Business jet manufacture Bombardier says it has suffered a “limited cybersecurity breach” through Accellion’s FTA file transfer application.
“An initial investigation revealed that an unauthorized party accessed and extracted data by exploiting a vulnerability affecting a third-party file-transfer application, which was running on purpose-built servers isolated from the main Bombardier IT network,” the Feb. 23 statement from the Montreal-based company said.
Asked for clarification by ITWorldCanada.com, Anna Cristofaro, Bombardier’s manager of communications, confirmed Accellion FTA was the vulnerable application.
Forensic analysis revealed that personal and other confidential information relating to employees, customers and suppliers was compromised. “Approximately 130 employees located in Costa Rica were impacted,” the Bombardier statement says. The unauthorized access was limited solely to data stored on the specific servers. Manufacturing and customer support operations have not been impacted or interrupted.
“Bombardier can also confirm the company was not specifically targeted,” the company added. “The vulnerability impacted multiple organizations using the application.”
A recent trail
In recent weeks, a number of organizations including the auditor’s office of the state of Washington and the pharmacy departments of the U.S. Kroger supermarket chain, have confirmed they were victims of stolen data through Accellion FTA. According to an analysis this week by FireEye, a threat group leveraging vulnerabilities in FTA is using the dark web site of the Clop ransomware to post evidence to organizations they’ve been hit.
What prompted ITWorldCanada.com to call Bombardier for comment was that earlier this week, the Clop site posted what it says are a number of corporate documents, including flight test reports and parts schematics.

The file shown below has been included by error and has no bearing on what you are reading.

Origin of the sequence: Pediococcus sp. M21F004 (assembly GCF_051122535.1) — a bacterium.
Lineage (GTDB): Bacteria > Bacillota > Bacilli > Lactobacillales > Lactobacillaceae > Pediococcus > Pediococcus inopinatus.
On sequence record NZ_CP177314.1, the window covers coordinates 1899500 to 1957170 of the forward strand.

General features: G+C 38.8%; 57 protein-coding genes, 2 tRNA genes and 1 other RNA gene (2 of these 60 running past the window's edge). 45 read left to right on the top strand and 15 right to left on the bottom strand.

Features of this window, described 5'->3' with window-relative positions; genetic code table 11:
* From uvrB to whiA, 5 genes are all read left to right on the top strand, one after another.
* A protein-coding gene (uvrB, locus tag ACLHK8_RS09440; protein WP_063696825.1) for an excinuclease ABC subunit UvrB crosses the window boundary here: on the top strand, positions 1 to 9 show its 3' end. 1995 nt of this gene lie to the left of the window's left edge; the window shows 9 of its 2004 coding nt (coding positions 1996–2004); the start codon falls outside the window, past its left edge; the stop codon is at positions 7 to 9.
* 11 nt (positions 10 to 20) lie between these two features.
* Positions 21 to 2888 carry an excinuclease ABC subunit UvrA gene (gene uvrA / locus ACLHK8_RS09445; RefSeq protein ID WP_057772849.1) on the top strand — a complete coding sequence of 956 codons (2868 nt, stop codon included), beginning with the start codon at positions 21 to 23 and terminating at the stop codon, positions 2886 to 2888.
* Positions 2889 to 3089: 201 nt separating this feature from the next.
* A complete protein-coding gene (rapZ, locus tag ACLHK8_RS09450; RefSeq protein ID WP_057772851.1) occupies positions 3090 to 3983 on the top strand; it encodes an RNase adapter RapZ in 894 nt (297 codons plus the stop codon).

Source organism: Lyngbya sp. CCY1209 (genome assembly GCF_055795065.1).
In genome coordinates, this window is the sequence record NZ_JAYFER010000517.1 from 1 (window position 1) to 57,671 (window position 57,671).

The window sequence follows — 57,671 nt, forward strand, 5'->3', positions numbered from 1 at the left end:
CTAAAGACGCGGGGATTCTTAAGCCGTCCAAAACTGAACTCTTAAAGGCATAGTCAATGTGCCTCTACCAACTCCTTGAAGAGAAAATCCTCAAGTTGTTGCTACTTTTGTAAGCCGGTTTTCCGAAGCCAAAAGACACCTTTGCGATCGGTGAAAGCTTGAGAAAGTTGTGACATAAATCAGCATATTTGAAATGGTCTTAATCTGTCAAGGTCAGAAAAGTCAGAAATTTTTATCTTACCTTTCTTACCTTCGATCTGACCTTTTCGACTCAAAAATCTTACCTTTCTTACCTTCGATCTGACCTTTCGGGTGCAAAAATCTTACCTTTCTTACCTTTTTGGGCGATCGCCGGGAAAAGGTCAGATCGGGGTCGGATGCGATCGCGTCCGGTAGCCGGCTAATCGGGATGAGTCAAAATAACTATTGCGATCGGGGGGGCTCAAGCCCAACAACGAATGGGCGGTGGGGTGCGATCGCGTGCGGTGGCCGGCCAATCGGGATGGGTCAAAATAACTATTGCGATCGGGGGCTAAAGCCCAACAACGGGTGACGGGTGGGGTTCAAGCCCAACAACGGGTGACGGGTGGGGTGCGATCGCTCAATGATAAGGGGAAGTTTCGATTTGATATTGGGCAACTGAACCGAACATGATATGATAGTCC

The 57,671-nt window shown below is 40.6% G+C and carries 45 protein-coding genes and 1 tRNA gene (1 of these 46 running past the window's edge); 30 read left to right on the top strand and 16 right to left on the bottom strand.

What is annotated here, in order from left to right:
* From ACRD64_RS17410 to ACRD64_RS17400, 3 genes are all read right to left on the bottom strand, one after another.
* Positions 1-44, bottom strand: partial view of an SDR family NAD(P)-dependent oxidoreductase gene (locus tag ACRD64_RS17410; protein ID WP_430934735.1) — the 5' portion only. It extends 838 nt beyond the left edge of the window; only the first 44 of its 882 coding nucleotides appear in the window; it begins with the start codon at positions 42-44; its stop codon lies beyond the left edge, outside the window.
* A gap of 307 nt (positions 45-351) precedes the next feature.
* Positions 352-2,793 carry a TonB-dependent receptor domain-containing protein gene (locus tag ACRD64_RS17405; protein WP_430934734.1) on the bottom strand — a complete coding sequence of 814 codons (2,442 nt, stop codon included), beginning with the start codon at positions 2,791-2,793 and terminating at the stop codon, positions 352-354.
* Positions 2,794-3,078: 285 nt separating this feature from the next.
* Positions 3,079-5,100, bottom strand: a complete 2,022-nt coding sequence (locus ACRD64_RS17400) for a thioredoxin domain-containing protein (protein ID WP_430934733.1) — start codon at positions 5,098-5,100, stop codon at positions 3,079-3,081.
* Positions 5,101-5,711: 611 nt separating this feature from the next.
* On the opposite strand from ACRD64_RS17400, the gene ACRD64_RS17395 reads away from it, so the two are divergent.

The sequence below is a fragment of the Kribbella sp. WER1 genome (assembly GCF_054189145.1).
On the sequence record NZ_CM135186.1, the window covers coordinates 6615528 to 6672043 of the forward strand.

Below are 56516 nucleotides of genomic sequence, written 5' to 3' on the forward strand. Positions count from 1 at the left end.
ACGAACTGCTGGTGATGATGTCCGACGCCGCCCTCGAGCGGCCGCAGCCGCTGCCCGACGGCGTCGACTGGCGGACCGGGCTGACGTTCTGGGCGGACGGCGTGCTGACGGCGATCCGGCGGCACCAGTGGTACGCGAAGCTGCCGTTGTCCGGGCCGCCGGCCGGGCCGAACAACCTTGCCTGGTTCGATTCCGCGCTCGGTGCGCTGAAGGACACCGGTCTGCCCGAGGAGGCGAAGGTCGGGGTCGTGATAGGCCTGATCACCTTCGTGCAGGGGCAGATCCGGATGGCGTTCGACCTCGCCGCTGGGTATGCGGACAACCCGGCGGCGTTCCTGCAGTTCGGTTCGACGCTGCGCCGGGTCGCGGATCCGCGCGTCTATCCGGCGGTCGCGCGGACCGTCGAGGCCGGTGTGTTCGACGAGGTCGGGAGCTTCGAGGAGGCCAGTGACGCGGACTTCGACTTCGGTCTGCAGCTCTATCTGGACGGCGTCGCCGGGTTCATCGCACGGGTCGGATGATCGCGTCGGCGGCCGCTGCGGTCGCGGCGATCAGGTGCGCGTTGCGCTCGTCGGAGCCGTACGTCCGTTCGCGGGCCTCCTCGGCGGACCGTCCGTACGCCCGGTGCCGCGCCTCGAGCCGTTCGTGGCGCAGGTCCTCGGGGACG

Asked to comment Cristofaro said Bombardier is still investigating and won’t go further than what it has already said.
UPDATE: Bombardier was briefly off and then back on the Clop ransomware site, with more corporate documents allegedly from the company available. These include an alleged 2017 purchase order from a company for an aircraft intercom system and a 2018 amendment to an agreement between Bombardier and a U.S. firm. As for comment on March 1st, Anna Cristofaro, Bombardier’s manager of communications said she would not comment on “industrial secrets.” Any data compromised is limited to the data stored on certain servers where the file transfer application was installed, she said. “As to ransoms or any other questions relating to the attackers, we do not comment on matters of this nature or otherwise relating to criminal groups.”
Bombardier is a smaller corporation than it was several years ago when it was making trains, snowmobiles and business jets. After having to get out of the commercial aircraft business and selling the railway division, the company is left with manufacturing business jets. Earlier this month, Bombardier said it will stop making the small Learjet line and cut 1,600 jobs. That would bring its total global workforce to about 13,000 people.